I had several discussions this week about dealing with conflict situations or getting someone on board with a plan. It’s funny how similar leadership issues seem to cluster at certain times. Those discussions all ended up in exploring the importance and power of asking questions. So let’s dive a little into why asking questions is so critical and so powerful for us as leaders – and we all are leaders! We lead projects, we lead (virtual) teams, we lead families, we lead partnerships, and many more…
As a leader, asking good questions that guide deeper understanding is a critical skill. Of course, it needs to be paired with the patience and desire to ‘listen to understand’ (instead of listening to identify an opening where we can jump in with our own monologue). You don’t ask questions to show off – you ask questions to understand.
As a matter of fact, what usually marks the transition from a manager to a leader is the change in how they interact with their direct reports, peers, and bosses:
A manager gives direction; a leader asks questions and guides understanding.
A manager (thinks he) has all the answers; a leader knows what questions need to be asked.
A manager is the superstar; a leader develops everyone around her into superstars.
There are many benefits in asking guiding and insight-seeking questions instead of rambling about your opinions. Here are the three most important ones:
I. You broaden your understanding (Decision making)
Let’s start with the hard truth: You don’t know everything!
You may be as smart as they come – you still just can’t know everything. You won’t know all the details, you will miss the specific context, and you don’t have the specific perspective that others bring in based on their personal experience and background.
As a leader, your job is to make good decisions. So ask questions and LISTEN! Gather as much diverse data as you possibly can. Listen to what you hear, then think about the next good question to ask. Don’t try to shine as a superbrain by asking tough questions – listen, digest, and then ask for what additional information and perspective is needed.
Your goal is to gather diverse data that challenge your opinions and biases. Ask the right questions to gather that data and listen to what you are given back in return. A good answer is a gift that you should cherish!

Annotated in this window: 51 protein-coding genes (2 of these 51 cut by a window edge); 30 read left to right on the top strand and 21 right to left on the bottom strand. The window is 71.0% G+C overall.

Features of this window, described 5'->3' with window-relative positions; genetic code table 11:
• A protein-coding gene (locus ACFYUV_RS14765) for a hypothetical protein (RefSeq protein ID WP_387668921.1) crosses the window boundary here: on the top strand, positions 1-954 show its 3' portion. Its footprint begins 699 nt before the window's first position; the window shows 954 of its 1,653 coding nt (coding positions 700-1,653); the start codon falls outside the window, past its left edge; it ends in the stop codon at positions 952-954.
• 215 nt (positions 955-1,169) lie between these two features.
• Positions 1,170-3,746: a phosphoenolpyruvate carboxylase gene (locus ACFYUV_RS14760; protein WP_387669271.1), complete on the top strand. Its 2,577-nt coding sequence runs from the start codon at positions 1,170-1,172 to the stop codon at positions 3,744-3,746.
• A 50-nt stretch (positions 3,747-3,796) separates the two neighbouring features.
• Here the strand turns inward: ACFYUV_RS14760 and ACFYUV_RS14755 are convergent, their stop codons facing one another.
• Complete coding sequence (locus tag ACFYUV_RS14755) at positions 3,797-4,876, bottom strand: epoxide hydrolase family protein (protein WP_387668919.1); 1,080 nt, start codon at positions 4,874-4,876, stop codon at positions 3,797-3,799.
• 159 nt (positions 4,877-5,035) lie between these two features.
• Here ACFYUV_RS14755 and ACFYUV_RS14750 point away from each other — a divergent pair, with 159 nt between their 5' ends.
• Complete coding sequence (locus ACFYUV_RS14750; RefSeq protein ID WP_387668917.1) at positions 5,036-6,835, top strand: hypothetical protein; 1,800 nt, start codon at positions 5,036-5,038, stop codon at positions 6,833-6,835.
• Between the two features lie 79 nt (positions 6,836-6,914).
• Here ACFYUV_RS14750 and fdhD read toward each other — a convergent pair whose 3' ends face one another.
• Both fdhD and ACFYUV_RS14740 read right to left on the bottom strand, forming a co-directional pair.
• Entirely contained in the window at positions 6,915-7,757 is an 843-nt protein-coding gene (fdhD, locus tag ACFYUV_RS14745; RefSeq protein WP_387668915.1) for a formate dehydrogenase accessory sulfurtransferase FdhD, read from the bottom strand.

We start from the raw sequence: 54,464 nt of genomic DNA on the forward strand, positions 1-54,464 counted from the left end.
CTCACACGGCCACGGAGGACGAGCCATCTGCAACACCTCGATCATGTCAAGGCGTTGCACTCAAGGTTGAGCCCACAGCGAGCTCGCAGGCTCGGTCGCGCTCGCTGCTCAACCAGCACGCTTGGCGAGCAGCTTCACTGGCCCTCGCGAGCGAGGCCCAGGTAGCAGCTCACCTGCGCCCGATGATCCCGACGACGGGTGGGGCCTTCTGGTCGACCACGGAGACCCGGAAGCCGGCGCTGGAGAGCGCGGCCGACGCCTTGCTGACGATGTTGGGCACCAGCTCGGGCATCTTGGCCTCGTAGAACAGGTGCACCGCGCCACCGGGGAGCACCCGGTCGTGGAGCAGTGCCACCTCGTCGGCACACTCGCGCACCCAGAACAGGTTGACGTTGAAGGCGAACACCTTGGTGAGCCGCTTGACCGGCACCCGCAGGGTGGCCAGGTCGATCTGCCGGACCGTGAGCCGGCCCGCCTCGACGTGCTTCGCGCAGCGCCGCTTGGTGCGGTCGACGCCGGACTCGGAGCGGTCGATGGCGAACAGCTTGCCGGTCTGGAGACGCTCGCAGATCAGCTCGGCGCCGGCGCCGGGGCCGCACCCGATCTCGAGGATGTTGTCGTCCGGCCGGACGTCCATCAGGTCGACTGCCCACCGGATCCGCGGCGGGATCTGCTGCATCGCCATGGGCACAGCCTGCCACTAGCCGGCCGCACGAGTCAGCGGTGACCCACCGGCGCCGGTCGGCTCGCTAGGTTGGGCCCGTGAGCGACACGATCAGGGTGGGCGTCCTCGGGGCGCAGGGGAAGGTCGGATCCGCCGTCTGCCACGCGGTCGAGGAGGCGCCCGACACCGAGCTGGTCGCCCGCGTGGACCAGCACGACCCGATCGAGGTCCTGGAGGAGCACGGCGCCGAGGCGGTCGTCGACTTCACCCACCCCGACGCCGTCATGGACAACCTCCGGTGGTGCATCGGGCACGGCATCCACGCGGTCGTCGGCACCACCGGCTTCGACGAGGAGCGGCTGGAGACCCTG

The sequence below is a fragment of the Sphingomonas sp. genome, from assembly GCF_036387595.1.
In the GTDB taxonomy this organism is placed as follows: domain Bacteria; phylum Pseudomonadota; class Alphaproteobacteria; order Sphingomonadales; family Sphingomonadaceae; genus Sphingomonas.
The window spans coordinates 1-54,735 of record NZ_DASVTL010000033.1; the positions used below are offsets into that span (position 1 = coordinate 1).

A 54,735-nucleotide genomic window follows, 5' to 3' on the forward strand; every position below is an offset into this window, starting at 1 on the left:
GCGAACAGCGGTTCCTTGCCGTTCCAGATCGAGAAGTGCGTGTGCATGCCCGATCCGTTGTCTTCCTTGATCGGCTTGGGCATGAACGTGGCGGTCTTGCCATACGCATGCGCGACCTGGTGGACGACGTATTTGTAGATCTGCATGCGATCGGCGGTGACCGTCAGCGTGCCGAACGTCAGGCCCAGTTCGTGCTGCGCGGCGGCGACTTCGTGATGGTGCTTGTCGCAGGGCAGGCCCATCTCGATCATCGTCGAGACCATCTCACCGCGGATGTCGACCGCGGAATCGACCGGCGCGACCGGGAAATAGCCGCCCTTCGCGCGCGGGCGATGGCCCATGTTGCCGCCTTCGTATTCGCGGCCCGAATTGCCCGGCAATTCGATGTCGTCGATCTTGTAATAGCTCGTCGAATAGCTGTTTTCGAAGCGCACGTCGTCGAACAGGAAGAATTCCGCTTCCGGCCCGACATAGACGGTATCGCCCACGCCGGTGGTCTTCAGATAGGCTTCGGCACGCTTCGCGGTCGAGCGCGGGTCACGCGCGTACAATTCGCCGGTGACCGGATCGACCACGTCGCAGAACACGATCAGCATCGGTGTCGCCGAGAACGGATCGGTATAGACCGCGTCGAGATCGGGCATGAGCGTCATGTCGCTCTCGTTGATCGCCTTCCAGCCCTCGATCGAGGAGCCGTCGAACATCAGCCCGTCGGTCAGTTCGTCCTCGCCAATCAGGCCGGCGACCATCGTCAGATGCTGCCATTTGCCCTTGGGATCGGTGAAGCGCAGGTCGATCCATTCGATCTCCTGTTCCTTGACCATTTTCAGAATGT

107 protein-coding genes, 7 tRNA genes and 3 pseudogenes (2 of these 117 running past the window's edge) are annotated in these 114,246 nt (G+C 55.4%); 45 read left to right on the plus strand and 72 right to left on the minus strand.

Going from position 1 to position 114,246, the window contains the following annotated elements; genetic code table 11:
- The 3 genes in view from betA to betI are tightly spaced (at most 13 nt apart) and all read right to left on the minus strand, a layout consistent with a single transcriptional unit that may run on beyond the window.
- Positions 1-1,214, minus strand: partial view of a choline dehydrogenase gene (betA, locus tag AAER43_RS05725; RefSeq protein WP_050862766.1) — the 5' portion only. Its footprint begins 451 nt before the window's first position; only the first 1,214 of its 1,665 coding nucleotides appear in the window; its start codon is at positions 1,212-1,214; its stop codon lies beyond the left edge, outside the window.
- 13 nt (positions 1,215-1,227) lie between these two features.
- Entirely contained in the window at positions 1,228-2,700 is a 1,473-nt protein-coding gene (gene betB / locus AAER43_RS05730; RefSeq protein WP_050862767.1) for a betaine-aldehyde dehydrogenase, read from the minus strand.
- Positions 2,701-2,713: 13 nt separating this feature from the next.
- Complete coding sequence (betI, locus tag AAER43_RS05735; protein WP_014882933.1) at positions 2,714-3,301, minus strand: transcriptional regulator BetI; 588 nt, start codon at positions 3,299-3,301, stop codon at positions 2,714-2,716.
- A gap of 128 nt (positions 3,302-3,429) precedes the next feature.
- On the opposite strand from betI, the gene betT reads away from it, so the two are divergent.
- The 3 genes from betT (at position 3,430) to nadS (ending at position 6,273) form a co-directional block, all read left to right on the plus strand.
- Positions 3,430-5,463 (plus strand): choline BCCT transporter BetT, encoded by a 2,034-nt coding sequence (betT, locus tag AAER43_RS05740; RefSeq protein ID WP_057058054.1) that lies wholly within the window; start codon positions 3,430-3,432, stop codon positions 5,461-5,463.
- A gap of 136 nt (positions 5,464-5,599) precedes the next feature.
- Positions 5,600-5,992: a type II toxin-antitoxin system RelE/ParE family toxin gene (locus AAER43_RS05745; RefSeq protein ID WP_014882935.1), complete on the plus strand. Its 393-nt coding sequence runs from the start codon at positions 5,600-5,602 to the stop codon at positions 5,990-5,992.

At some point, it will be you who needs to make the call – try to gather as much unbiased information as you can before you take that step. However, once you do, it’s your call – allow for new information as you go along, but don’t allow second-guessing of your decision based on the existing information.
II. You encourage thinking (Coaching)
By asking questions, you guide critical thinking. You point out areas that might need further investigation or reflection, or you draw out important additional information and insights that weren’t shared yet.
By doing so, you walk your partner through your thought models. You help them think about their own opinions from a different angle and more holistically. You help improve their thinking and decision making, leading to better plans and strategies.
Best of all, if you only communicate your grand plan, you will not teach your partner anything. They get a black-box solution and won’t understand what led to that solution. If you lead them to the rigth solution with your questions, you share your thought process and let them experience and practice it on a concrete example. Instead of giving an answer, you have taught a thought model. You showed how to fish, instead of just handing over the fish.
III. You are in control of the flow (Negotiating)
While the first two scenarios and reasons for being the one who asks the questions are more focused on finding a solution, this last one is more about being effective when you have a plan and just need to get it done against resistance.
Our typical reaction when we run into resistance is to defend our plan and thinking. The more resistance we encounter, the wordier we get. We get into the defense and dig a deeper and deeper hole for ourselves. As we are trying to explain our position, we are always a step behind – it’s easy for the other person to just question our opinion and keep us on our toes, explaining and defending until we doubt ourselves.
Asking good questions instead allows us to get out of the defensive position and take control of the flow of the discussion.
Instead of saying “…but I really believe that we should do X, as I said, we have looked at all the data…”, start asking, “Well, I would like to understand better why you think this won’t work. Can you walk me through the challenges you see and how you think we could overcome those challenges.”
Asking good questions and genuinely listening to what you hear are some of the most powerful tools to make you more effective and a better leader and collaborator. Practice and sharpen those tools whenever you can!
And here’s a quote from Jack Welch in closing:
“When you are an individual contributor, you try to have all the answers. When you are a leader, your job is to have all the questions.” – Jack Welch
PS to the quote above: I actually don’t think YOU have to have all the questions. Your job is to make sure all the right questions get asked – no matter whether they come from you or from your teammates. You foster those questions. You don’t have to provide all of them.
More great quotes on the importance of leading with questions: https://leadingwithquestions.com/latest-news/my-top-ten-favorite-leading-with-questions-quotes/
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